Tens of thousands of hardline Muslims protesters marched through Jakarta on Friday to demand the arrest of the city's Christian governor.
Led by a group called the Islamic Defenders Front, they want Basuki Tjahaja Purnama to be jailed for blasphemy. Around 18,000 armed security guards were sent out across the city of 10 million, police said, as authorities feared the mass demonstration could turn violent.
Purnama is the first ethnic Chinese governor of Jakarta and is accused by the Muslim protestors of insulting the Qur'an. He dismissed a political attack by an opponent who urged opposition to Purnama by citing a verse from the Qu'ran.
"He is not Muslim but he humiliated the Qu'ran," protester Muhammad Said told Reuters.
"Don't refer to anything in the Qu'an, especially interpreting it incorrectly... I call on God to jail him."
Indonesia is the world's most populous Muslim country, where many people follow a moderate form of Islam. While hardliners have launched occasional agitation in the past, protests on such a large scale have been rare.
The atmosphere in Jakarta was tense and some companies asked employees to work from home, access to business districts was restricted and embassies urged caution.
Purnama served as deputy to President Joko Widodo when Widodo was city governor from 2012 to 2014, and has long been seen as an ally of the president.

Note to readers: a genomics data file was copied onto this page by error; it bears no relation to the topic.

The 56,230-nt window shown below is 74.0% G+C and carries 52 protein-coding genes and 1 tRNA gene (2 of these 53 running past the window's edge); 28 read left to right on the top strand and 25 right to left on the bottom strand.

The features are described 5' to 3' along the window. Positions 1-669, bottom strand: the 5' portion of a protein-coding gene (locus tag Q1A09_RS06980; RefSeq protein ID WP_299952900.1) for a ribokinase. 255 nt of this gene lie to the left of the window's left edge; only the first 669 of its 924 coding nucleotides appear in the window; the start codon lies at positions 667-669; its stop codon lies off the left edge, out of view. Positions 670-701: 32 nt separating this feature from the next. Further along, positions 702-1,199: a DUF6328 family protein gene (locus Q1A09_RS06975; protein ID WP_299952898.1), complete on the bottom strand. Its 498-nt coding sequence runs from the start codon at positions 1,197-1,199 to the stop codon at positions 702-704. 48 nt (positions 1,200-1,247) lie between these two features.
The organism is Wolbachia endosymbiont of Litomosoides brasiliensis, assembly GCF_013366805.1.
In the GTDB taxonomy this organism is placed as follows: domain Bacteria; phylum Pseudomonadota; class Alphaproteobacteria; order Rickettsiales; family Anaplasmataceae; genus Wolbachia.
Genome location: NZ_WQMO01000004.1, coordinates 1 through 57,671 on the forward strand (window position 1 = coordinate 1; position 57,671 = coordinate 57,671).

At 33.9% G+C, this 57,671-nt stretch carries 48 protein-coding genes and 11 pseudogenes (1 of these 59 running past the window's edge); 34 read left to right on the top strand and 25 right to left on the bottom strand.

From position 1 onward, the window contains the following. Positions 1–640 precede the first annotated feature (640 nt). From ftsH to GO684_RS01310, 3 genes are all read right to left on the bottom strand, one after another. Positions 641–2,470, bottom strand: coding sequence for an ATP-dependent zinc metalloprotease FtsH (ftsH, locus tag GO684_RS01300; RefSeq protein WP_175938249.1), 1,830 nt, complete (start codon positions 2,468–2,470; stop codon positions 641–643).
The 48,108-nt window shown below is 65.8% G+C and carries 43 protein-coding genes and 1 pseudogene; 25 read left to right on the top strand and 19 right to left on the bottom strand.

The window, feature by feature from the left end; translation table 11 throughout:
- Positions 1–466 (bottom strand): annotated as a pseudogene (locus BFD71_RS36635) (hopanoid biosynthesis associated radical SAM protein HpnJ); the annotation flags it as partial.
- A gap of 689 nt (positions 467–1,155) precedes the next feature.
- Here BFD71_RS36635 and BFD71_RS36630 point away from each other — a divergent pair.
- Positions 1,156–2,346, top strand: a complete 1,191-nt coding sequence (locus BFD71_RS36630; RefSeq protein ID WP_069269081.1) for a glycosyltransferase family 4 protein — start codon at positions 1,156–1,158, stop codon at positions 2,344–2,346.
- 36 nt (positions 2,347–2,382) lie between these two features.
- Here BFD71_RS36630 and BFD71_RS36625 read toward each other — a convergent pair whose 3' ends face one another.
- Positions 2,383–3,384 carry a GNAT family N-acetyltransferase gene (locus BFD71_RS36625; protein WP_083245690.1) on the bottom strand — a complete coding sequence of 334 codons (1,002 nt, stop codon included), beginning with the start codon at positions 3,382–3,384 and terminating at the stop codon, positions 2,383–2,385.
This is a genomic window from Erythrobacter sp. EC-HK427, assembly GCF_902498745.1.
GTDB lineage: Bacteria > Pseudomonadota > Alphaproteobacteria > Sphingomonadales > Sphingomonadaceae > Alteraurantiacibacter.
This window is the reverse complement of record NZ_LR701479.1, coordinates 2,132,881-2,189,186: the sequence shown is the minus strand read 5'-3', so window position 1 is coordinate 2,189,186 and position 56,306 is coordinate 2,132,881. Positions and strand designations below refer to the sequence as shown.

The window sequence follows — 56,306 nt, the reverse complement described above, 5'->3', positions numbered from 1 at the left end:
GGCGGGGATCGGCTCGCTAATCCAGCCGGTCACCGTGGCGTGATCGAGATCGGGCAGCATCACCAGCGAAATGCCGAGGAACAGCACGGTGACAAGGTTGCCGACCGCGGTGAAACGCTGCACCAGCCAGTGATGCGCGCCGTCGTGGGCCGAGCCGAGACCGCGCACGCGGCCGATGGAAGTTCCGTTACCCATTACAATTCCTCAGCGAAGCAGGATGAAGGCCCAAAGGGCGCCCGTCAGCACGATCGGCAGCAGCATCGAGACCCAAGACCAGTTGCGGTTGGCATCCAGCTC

Widodo and Vice President Jusuf Kalla called for a peaceful protest in a joint statement on Thursday, saying "everything and everyone should continue to work as normal".
Police are investigating the case against Purnama, who has apologised for the remarks. Widodo, a Muslim, has vowed not to interfere in any legal proceedings against Purnama, according to the Indonesian Clerical Council.
Critics say Widodo's government has not done enough to contain the religious and ethnic tension that is mounting ahead of a city governor election in February.
Purnama, popularly known as "Ahok", has a reputation as a tough reformer. He will compete for re-election against two Muslims – Agus Harimurti Yudhoyono, a son of former president Susilo Bambang Yudhoyono, and a former education minister, Anies Baswedan.
Ethnic Chinese make up just over one per cent of Indonesia's 250 million people, and they typically do not enter politics.
There has been opposition to the hardliners on social media and some banners draped from an overpass called for respect of diversity.
"Your religion or ethnicity doesn't matter, as long as you can do something good for everybody," said one banner.
Indonesia suffered a series of Islamist militant attacks early in the last decade. In the most serious incident, 202 people were killed in bombings of a nightclub on the island of Bali in 2002.
An attack in Jakarta early this year by supporters of Islamic State raised fears of a new wave of violent militancy.
Additional reporting by Reuters.